Shortly after the 2014 season had concluded for the Carolina Panthers, I took a look at some key positions that needed to be addressed this offseason, which can be read here. The Panthers didn’t waste a great deal of time to start addressing these positions. With the NFL Free Agency period officially starting tomorrow, it is a good time to assess where the Panthers are and what work they have left to do.
This was the Panthers’ biggest need this offseason especially with the news that the 2014 starter, Byron Bell, would not be back in Carolina. Unfortunately for the Panthers the free agent market did not have a number of starting options outside of King Dunlap, who quickly re-signed with the San Diego Chargers.
The Panthers got a little lucky when the Tennessee Titans decided to release their starting right tackle a season ago, Michael Oher. The former Baltimore Raven and star of The Blind Side struggled as a Titan and saw his season cut short due to a toe injury. The Panthers moved quickly and signed Oher to a two-year deal worth $2.5 million last week.
The addition of Oher helps out the Panthers tremendously because at most the team got a starting left tackle to protect Cam Newton. When Oher started in the league he started on the left side and had some of his best years at the position. At only 28 years of age, Oher still has the chance to become the franchise left tackle that many saw when he was drafted.
If you were to look at the worst case scenario, the Carolina Panthers get a player who adds depth to a position that is desperately needed and can back up both the left and right side of the offensive line.
Even though the team added a veteran offensive tackle, their work should not stop there. There are a number of high quality tackles in this year’s draft that the team can take their time and develop. A player like T.J. Clemmings, who played his entire college career at right tackle but has the physical qualities to play left in the NFL, would seem to make sense here. Clemmings could play right tackle the first year or two of his career and make the switch to left or sit for the first year and focus primarily on learning the left tackle position.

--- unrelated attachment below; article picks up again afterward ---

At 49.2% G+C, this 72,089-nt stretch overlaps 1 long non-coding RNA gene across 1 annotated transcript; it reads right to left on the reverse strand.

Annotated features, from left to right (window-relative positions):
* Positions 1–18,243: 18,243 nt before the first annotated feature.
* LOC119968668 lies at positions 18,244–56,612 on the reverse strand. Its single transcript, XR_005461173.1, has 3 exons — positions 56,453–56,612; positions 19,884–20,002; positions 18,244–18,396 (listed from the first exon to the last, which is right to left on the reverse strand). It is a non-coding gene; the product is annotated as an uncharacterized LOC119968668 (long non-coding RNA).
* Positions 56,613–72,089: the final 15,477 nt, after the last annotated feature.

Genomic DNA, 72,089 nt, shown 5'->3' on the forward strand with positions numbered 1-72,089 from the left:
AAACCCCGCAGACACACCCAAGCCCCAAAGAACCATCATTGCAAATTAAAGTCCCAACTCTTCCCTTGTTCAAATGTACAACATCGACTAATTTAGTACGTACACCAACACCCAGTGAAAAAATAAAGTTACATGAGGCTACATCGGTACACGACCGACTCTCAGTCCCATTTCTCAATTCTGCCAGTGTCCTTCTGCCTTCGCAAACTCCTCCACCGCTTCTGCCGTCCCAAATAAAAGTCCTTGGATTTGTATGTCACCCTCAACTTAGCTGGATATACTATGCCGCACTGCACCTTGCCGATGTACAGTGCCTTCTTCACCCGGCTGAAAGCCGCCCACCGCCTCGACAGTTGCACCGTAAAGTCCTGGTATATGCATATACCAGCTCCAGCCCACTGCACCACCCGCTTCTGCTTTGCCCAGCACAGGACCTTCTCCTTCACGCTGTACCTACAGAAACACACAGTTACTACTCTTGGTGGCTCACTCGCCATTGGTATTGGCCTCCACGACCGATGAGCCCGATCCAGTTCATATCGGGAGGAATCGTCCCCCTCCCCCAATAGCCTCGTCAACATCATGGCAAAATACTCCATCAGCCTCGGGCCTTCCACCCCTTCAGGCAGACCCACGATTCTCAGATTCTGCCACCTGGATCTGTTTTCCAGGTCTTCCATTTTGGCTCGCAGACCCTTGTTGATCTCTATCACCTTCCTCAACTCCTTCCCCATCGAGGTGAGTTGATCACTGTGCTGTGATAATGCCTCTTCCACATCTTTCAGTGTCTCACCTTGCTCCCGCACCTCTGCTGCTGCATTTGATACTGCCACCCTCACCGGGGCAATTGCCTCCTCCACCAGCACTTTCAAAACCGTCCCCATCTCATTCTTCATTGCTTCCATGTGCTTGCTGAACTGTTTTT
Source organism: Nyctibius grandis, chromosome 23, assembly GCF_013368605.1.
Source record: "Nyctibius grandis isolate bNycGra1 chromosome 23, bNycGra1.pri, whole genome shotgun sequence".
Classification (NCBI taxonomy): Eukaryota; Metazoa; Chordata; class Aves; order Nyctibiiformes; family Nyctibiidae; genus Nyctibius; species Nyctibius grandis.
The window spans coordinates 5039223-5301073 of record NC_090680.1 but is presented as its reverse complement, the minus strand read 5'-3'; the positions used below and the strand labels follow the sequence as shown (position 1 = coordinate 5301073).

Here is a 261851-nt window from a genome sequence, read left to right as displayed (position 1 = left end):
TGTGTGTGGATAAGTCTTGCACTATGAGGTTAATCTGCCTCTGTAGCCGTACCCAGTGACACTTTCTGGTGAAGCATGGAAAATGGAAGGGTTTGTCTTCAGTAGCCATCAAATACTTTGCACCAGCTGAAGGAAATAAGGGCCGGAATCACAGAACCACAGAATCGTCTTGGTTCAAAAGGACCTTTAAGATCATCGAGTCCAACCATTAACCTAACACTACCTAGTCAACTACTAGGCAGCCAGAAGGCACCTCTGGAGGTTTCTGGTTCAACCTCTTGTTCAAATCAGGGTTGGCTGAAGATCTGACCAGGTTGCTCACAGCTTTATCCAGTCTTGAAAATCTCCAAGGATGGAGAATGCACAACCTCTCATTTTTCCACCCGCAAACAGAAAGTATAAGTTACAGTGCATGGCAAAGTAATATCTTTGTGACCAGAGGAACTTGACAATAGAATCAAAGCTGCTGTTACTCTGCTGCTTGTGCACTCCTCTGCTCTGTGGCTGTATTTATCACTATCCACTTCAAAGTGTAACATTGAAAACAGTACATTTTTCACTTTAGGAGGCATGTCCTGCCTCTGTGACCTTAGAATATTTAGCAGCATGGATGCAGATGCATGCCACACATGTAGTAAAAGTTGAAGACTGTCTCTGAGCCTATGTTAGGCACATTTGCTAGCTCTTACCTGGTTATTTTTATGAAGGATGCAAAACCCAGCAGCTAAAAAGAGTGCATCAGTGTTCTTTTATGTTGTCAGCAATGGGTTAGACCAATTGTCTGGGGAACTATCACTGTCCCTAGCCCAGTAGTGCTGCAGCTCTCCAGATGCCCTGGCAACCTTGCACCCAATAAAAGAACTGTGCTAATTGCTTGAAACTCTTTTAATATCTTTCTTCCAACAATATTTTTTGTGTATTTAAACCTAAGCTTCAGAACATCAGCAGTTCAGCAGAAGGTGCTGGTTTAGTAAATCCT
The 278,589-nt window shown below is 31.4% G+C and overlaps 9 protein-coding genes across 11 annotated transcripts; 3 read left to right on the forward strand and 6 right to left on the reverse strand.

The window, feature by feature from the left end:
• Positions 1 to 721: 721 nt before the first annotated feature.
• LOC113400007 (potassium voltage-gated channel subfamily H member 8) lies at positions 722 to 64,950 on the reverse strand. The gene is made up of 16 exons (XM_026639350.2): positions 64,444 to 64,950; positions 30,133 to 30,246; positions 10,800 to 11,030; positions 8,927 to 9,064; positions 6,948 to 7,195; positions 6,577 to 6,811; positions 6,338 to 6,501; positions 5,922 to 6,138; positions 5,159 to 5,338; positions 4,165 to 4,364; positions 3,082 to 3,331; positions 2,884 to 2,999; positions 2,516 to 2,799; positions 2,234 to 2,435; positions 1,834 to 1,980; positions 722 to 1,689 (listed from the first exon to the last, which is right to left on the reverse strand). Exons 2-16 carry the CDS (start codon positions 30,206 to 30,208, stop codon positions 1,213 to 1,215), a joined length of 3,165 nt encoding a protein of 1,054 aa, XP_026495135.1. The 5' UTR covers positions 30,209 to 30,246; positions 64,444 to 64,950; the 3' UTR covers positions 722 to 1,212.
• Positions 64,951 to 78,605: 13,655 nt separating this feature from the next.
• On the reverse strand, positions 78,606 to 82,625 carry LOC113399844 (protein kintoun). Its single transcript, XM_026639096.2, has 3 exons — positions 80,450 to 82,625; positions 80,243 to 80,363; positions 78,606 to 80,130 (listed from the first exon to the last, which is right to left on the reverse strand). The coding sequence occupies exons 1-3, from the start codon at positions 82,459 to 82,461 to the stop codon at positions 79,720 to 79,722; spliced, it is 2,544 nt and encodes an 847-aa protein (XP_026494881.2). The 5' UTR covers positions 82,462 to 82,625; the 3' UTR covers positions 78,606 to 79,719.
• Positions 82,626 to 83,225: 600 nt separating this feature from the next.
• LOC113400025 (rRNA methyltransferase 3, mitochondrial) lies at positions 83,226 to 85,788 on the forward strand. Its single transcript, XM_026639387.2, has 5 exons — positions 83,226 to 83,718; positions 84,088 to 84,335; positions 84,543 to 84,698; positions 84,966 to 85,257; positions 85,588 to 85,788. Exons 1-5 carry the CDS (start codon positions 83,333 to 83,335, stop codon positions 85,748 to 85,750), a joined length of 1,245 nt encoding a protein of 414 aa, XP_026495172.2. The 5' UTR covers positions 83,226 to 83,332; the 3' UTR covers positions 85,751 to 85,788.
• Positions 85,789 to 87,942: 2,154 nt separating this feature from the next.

The signing of Oher was a great start for the Carolina Panthers and provides the team with tremendous flexibility heading into the NFL Draft. However, there work is not done and Oher should be viewed as a stop gap and not the future at the position.
After offensive tackle, the wide receiver position was the biggest need for the Carolina Panthers to address. Rookie Kelvin Benjamin had a phenomenal year being Cam Newton’s number one wide receiver but there wasn’t much behind him at the position. The team brought in Jerricho Cotchery, who is a good veteran presence but isn’t the same wide receiver. Philly Brown and Brenton Bersin were not ready to be major pieces in this offense.
The biggest thing this position lacked was speed and the team addressed this early, just like offensive tackle, with the signing of Ted Ginn Jr. This move could pay off greatly for the Panthers because Ginn is familiar with the system as well as the quarterback by playing here in 2013. After a quality year, he went to play for the Arizona Cardinals but the team released him and he returned to Carolina.
Now that the offense seemingly has their slot receiver, as well as their return man, the front office should turn their attention to finding a wide receiver who can play the outside. Unlike offensive tackle, the have a number of different directions they can go with this.
If the Panthers want to bring in another veteran wide receiver, players like Andre Johnson, Michael Crabtree or Hakeem Nicks would make sense because they are big body targets who have excelled on the outside.